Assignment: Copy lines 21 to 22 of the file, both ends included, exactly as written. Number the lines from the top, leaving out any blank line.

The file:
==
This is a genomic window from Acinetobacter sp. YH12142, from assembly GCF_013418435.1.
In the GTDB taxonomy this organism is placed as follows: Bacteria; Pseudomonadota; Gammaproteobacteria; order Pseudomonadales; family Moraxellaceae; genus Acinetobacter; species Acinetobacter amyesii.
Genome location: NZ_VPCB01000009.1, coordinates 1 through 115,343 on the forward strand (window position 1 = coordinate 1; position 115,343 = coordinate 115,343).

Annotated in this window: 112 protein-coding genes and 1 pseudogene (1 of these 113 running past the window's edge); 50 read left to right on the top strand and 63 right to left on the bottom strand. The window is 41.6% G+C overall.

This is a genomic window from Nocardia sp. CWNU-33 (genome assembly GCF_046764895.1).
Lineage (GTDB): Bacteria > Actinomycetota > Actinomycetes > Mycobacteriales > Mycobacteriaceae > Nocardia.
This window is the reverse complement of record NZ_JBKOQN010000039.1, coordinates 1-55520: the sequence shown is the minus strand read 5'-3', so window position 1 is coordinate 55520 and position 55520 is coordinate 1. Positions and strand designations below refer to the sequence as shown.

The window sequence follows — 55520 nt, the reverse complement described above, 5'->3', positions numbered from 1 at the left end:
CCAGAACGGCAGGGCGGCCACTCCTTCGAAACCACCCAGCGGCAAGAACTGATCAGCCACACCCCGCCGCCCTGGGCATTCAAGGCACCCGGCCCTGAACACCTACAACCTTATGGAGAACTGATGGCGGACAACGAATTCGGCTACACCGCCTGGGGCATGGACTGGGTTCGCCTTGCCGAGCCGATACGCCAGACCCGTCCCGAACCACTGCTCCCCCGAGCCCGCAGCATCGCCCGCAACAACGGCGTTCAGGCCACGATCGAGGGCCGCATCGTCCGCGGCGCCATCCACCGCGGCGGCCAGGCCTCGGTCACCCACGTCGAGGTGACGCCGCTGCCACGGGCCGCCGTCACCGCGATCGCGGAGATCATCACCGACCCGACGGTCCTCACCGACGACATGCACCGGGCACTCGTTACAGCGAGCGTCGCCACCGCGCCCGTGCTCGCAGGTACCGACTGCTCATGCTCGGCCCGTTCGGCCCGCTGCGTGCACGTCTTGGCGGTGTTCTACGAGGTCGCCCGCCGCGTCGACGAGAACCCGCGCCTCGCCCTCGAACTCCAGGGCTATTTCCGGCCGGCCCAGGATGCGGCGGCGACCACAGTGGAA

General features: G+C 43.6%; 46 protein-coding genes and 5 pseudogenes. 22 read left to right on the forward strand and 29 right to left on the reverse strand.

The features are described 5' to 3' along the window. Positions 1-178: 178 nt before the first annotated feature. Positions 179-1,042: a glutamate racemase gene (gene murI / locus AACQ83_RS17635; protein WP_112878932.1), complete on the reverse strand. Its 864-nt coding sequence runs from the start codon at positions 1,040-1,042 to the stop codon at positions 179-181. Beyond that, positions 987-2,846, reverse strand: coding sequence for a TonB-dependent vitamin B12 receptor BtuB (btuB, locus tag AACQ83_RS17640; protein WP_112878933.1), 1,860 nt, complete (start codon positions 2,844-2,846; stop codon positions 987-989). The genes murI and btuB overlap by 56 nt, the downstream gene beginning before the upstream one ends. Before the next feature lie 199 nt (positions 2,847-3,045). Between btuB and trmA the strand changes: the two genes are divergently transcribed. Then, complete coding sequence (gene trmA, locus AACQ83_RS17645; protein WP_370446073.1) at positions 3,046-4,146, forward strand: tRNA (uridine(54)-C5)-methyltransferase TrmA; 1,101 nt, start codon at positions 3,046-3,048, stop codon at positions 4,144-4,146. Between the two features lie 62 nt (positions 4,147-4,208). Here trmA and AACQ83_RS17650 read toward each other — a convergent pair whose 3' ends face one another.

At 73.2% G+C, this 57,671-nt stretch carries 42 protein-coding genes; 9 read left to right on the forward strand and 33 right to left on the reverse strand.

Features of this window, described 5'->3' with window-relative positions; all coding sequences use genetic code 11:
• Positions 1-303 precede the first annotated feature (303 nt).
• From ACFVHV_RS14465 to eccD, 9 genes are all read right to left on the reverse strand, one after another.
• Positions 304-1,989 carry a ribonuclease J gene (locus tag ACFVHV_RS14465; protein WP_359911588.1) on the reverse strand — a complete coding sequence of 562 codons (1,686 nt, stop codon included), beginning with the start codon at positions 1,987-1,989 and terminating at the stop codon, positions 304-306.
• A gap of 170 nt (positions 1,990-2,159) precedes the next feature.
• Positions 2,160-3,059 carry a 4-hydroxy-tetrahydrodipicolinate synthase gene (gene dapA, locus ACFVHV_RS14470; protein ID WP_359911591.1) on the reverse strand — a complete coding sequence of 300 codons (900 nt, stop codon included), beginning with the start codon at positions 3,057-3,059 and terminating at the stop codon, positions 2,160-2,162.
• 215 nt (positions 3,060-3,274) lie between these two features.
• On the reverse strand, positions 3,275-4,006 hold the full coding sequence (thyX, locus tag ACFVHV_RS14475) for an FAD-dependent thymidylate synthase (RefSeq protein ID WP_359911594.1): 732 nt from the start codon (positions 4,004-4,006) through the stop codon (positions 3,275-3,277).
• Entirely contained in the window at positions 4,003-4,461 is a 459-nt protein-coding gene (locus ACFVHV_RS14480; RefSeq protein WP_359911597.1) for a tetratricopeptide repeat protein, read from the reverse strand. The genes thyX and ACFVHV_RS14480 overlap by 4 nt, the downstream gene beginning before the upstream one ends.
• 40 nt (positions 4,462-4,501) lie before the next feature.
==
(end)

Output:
• Entirely contained in the window at positions 4,003-4,461 is a 459-nt protein-coding gene (locus ACFVHV_RS14480; RefSeq protein WP_359911597.1) for a tetratricopeptide repeat protein, read from the reverse strand. The genes thyX and ACFVHV_RS14480 overlap by 4 nt, the downstream gene beginning before the upstream one ends.
• 40 nt (positions 4,462-4,501) lie before the next feature.